It’s generally healthy when an athlete’s heart adapts to exercise by becoming stronger, thicker, and larger. However, in some cases, a big heart can be dangerous. Learn when to worry and when not to.
Stay informed about heart, vascular and thoracic topics in this continuation of The Beating Edge blog from our Heart & Vascular Institute, which is ranked No. 1 in heart care in the nation by U.S. News & World Report.
Chemotherapy and radiation can damage your heart. A cardio-oncologist can help patients complete their cancer treatment without incurring damage to the heart.
Researchers continue to uncover ways genes influence or cause heart disease. But how best to use this information is not always clear.
Your doctor unexpectedly tells you at your annual sports physical that you have a heart murmur. So now what? Here’s how a sports cardiologist can help.
The headlines cause gasps of disbelief: A star high school or college athlete suddenly collapses and dies after a workout or a game. The culprit in many cases is hypertrophic cardiomyopathy (HCM). Here's why.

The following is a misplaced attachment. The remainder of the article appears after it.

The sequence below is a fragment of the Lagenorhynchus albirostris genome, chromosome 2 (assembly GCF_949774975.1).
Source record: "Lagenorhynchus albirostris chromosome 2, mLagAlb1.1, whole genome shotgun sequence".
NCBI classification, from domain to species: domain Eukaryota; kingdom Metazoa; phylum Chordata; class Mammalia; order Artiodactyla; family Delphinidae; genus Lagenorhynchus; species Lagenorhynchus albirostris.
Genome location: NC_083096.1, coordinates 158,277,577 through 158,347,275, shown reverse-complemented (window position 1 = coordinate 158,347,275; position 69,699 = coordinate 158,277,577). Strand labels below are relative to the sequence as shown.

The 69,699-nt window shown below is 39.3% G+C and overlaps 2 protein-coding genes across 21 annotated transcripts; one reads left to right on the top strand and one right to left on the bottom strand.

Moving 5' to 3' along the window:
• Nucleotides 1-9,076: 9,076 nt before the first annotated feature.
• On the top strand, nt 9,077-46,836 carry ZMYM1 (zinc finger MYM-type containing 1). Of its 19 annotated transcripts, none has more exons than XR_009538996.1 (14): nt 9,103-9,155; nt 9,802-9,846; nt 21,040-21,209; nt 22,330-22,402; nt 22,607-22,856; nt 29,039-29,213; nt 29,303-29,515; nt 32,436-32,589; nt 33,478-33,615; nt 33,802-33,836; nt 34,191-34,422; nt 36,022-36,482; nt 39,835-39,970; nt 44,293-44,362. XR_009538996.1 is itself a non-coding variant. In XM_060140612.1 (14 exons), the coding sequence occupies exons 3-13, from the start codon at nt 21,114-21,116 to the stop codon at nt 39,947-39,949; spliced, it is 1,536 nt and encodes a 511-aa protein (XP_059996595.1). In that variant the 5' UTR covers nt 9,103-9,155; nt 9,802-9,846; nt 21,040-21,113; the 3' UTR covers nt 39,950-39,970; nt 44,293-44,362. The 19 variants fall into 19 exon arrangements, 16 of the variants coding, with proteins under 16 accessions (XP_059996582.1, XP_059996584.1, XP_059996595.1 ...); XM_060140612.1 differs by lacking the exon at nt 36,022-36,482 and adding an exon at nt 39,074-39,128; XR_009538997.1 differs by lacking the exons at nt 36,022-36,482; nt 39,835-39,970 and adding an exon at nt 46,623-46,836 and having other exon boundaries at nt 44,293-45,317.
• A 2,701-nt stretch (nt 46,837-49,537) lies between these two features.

Children with heart disease have special needs, and pediatric hypertrophic cardiomyopathy presents special challenges. A new study confirms the best approach for effective treatment.
Receiving radiation to the chest to treat cancer may increase the risk of developing heart issues later in life. Cardiac surgeon Bruce Lytle, MD, explains what to look out for and how a specialist called a cardio-oncologist can help.
You or a loved one have been diagnosed with cardiomyopathy, but what exactly does that mean?
Being big hearted is good, but when your heart muscle gets abnormally thickened or enlarged, its walls can obstruct blood flow out to your body. The surgical solution is myectomy, which removes the excess tissue.
Hypertrophic cardiomyopathy (HCM) is a complex type of heart disease that affects one in 500 people. Learn more from a Cleveland Clinic physician during a live webchat Friday, Dec. 7, 2012, at noon (ET).